Free Speech vs. Anonymity Gone Wild: Women Suing Joe Francis Fight To Remain Anonymous

from the anonymously-flashing dept

A lawsuit over the legality of a "Girls Gone Wild" video has turned into something of a free speech battle. Apparently four women who appeared in one of the famous videos as teenagers, are suing Joe Francis, the guy behind the whole GGW franchise. The women (all in their 20s now) want to remain anonymous in their lawsuit, saying that they were humiliated enough when the footage was released. The judge rejected the request to remain anonymous, and the women are now appealing. Various news organizations are taking the other side of the case, arguing that journalists should be allowed to report on names of plaintiffs for newsworthy stories. While I'm definitely a big supporter in protecting anonymous speech, I'm not sure that it makes sense here. The women were not anonymous. They appeared in public and did what the videos show them doing, whether or not they're happy about it now. On top of that, while protecting anonymous speech is a valid First Amendment issue, so is the right of journalists to publish relevant factual information on a news story. I'd be surprised if the appeals court rejects the district court's decision denying them the ability to file this case anonymously.


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  1.  
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    ofb2632 (profile), Oct 29th, 2010 @ 4:46pm

    age

    I think if the girls were not of legal age, they should not be subjected to more humiliation. Joe Francis has a history of going to extremes to get his way. If the girls lose this appeal, he will be giving every news organization each and every detail he can about them just to embarrass them so much that they dismiss the lawsuit.

     

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  2.  
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    Anonymous Coward, Oct 29th, 2010 @ 4:48pm

    Have you really thought this one through?

    Publishing a video of someone like the "Girls Gone Wild" videos is illegal unless the model has signed a modeling release form (which is invalid if it can be shown that she didn't understand what she was signing, e.g. because she was very drunk).

    Assuming she did sign in fact sign the forms, the legal bar is set pretty high for showing that she could not have been reasonably assumed to understand what she was signing, so she may well have a tough time at trial. Let's assume though, for the same of argument, that there was no model release at all (or clearly forged or something).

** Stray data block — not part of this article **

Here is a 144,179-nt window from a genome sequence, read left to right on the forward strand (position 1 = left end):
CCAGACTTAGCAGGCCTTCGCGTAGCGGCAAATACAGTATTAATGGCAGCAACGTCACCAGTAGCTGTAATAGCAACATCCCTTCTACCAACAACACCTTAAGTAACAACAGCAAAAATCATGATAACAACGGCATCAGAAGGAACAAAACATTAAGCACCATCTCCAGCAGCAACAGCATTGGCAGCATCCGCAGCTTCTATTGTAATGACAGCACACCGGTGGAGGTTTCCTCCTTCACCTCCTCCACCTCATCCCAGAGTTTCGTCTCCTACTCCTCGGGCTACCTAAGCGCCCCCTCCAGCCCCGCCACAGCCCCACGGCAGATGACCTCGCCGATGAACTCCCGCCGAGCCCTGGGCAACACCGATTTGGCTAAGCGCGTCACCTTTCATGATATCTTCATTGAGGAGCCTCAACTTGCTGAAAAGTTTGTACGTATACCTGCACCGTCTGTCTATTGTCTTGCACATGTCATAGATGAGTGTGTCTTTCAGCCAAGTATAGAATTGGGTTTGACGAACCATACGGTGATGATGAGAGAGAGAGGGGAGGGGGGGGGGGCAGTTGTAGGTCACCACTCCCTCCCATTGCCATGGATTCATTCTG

Then the hypothetical video company has seriously broken the law and at trial would be found liable, but under the regime you and this court seem to want, the model has to choose between seeing justice done but making it a matter of public record (easily available on the internet, complete with the video no doubt) tied to her name that she appeared in the video (thus greatly increasing the harm done) or remaining anonymous (so that only those that happened to watch the video might be able to guess that she's the girl in it) but letting the video company get away with it. I see no reason that justice shouldn't be served without inflicting additional harm on the victim.

    Of course, this must to some extent be balanced with the public's right to know about the case, and if she were otherwise a public figure, perhaps the public's right to know ought to win out. If not though, it seems that the benefit to the public of knowing her identity is negligible compared to the harm done by revealing it.


    It seems to me from your "they appeared in public and did what the videos show them doing, whether or not they're happy about it now" comment that you are letting your skepticism about the merits of the case taint your judgment on the anonymity issue. As a matter of law, where would you draw the line between a case like this (again, at this point the court should be assuming that the woman's claims about the facts are true) and, say, "hidden camera" voyeurism victims (or would you deny them anonymity too)?

     

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    Beta (profile), Oct 29th, 2010 @ 5:05pm

    Naked is the best disguise.

    The women were not anonymous. They appeared in public and did what the videos show them doing...

    A false dichotomy. From my reading of the article it looks as if they did not identify themselves at the time, but acquaintances later recognized them in the video and "outed" them at school. Decades ago a girl could flash a crowd at spring break (or whatever) and be reasonably confident that no one would ever know who she was, or at least that it wouldn't become common knowledge (or common viewing!) in her home town. Now she must be more circumspect, which is everyone's loss.

    I have mixed feelings about whether people should be allowed to bring suit anonymously, but the very fact that it is possible in this case means that we have not entirely lost the anonymity we used to take for granted.

     

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  4.  
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    GSV Eat Me Reality (profile), Oct 29th, 2010 @ 5:10pm

    Oh, please

    @ Anonymous Coward post:

    Anybody who acts out in public has no reasonable expectation of privacy under the law. If you don't like that, then don't get drunk and do stupid things in public.